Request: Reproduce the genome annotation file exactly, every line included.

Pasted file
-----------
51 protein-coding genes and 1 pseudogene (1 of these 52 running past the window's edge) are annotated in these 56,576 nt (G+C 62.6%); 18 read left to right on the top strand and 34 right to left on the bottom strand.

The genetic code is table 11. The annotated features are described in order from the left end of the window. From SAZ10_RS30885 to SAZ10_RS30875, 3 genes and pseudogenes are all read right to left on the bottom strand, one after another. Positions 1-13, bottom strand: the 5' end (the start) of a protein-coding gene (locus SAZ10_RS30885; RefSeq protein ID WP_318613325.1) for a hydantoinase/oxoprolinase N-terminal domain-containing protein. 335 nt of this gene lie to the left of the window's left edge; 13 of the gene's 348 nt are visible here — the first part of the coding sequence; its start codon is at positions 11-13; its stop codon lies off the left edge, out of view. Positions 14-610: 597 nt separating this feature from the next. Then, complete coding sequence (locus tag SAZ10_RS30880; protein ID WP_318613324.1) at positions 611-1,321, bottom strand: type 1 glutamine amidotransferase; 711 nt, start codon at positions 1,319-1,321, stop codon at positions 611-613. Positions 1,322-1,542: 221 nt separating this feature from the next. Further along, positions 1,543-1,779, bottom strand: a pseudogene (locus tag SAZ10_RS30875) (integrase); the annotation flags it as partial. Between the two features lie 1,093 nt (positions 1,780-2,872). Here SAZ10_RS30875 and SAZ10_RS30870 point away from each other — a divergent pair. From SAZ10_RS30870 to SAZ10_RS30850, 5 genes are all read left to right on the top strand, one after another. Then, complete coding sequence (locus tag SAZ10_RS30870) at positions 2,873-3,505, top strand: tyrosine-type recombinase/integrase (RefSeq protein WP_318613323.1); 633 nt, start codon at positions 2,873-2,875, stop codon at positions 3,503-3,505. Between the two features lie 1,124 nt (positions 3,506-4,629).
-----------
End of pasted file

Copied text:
51 protein-coding genes and 1 pseudogene (1 of these 52 running past the window's edge) are annotated in these 56,576 nt (G+C 62.6%); 18 read left to right on the top strand and 34 right to left on the bottom strand.

The genetic code is table 11. The annotated features are described in order from the left end of the window. From SAZ10_RS30885 to SAZ10_RS30875, 3 genes and pseudogenes are all read right to left on the bottom strand, one after another. Positions 1-13, bottom strand: the 5' end (the start) of a protein-coding gene (locus SAZ10_RS30885; RefSeq protein ID WP_318613325.1) for a hydantoinase/oxoprolinase N-terminal domain-containing protein. 335 nt of this gene lie to the left of the window's left edge; 13 of the gene's 348 nt are visible here — the first part of the coding sequence; its start codon is at positions 11-13; its stop codon lies off the left edge, out of view. Positions 14-610: 597 nt separating this feature from the next. Then, complete coding sequence (locus tag SAZ10_RS30880; protein ID WP_318613324.1) at positions 611-1,321, bottom strand: type 1 glutamine amidotransferase; 711 nt, start codon at positions 1,319-1,321, stop codon at positions 611-613. Positions 1,322-1,542: 221 nt separating this feature from the next. Further along, positions 1,543-1,779, bottom strand: a pseudogene (locus tag SAZ10_RS30875) (integrase); the annotation flags it as partial. Between the two features lie 1,093 nt (positions 1,780-2,872). Here SAZ10_RS30875 and SAZ10_RS30870 point away from each other — a divergent pair. From SAZ10_RS30870 to SAZ10_RS30850, 5 genes are all read left to right on the top strand, one after another. Then, complete coding sequence (locus tag SAZ10_RS30870) at positions 2,873-3,505, top strand: tyrosine-type recombinase/integrase (RefSeq protein WP_318613323.1); 633 nt, start codon at positions 2,873-2,875, stop codon at positions 3,503-3,505. Between the two features lie 1,124 nt (positions 3,506-4,629).